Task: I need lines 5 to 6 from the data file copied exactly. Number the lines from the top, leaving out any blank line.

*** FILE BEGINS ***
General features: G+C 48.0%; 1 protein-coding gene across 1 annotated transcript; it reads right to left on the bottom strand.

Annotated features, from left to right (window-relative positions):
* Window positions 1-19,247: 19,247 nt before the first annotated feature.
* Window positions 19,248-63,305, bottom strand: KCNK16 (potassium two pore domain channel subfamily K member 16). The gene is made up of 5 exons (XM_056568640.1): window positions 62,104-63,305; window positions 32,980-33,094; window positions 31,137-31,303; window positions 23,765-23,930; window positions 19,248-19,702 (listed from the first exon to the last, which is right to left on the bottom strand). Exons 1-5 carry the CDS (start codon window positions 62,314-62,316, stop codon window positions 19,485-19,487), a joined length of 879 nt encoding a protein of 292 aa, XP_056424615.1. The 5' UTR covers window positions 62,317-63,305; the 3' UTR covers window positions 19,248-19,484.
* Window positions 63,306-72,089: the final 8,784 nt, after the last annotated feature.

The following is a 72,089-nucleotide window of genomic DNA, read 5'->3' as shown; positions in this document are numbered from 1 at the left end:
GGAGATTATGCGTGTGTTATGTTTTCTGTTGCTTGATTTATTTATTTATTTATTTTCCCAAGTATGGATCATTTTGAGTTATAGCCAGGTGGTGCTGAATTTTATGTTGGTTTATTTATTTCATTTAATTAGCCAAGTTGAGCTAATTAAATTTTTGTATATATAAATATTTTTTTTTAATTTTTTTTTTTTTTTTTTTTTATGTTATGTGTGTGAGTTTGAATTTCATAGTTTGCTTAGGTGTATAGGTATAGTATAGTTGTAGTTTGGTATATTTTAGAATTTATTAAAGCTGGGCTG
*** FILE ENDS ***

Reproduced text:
* Window positions 63,306-72,089: the final 8,784 nt, after the last annotated feature.

The following is a 72,089-nucleotide window of genomic DNA, read 5'->3' as shown; positions in this document are numbered from 1 at the left end: